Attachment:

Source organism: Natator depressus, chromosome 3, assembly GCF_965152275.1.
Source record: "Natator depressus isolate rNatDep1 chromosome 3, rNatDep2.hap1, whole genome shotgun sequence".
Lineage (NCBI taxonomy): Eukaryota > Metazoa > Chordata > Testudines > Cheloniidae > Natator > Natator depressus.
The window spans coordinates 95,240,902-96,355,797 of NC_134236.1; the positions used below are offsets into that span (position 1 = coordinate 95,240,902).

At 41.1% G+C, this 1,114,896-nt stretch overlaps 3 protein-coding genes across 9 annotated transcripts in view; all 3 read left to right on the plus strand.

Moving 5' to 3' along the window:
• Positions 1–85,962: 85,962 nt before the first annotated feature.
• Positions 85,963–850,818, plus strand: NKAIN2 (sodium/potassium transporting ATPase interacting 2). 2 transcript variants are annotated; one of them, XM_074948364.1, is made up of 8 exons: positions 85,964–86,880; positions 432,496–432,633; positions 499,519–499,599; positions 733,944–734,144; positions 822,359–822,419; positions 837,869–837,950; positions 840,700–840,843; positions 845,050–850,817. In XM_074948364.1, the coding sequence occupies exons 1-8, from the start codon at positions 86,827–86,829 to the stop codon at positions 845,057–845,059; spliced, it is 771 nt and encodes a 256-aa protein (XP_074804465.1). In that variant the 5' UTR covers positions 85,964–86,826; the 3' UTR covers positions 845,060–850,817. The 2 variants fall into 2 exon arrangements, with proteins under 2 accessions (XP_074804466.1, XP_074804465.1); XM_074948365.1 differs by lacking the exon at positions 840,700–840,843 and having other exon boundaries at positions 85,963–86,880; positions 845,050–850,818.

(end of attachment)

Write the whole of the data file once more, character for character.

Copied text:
Source organism: Natator depressus, chromosome 3, assembly GCF_965152275.1.
Source record: "Natator depressus isolate rNatDep1 chromosome 3, rNatDep2.hap1, whole genome shotgun sequence".
Lineage (NCBI taxonomy): Eukaryota > Metazoa > Chordata > Testudines > Cheloniidae > Natator > Natator depressus.
The window spans coordinates 95,240,902-96,355,797 of NC_134236.1; the positions used below are offsets into that span (position 1 = coordinate 95,240,902).

At 41.1% G+C, this 1,114,896-nt stretch overlaps 3 protein-coding genes across 9 annotated transcripts in view; all 3 read left to right on the plus strand.

Moving 5' to 3' along the window:
• Positions 1–85,962: 85,962 nt before the first annotated feature.
• Positions 85,963–850,818, plus strand: NKAIN2 (sodium/potassium transporting ATPase interacting 2). 2 transcript variants are annotated; one of them, XM_074948364.1, is made up of 8 exons: positions 85,964–86,880; positions 432,496–432,633; positions 499,519–499,599; positions 733,944–734,144; positions 822,359–822,419; positions 837,869–837,950; positions 840,700–840,843; positions 845,050–850,817. In XM_074948364.1, the coding sequence occupies exons 1-8, from the start codon at positions 86,827–86,829 to the stop codon at positions 845,057–845,059; spliced, it is 771 nt and encodes a 256-aa protein (XP_074804465.1). In that variant the 5' UTR covers positions 85,964–86,826; the 3' UTR covers positions 845,060–850,817. The 2 variants fall into 2 exon arrangements, with proteins under 2 accessions (XP_074804466.1, XP_074804465.1); XM_074948365.1 differs by lacking the exon at positions 840,700–840,843 and having other exon boundaries at positions 85,963–86,880; positions 845,050–850,818.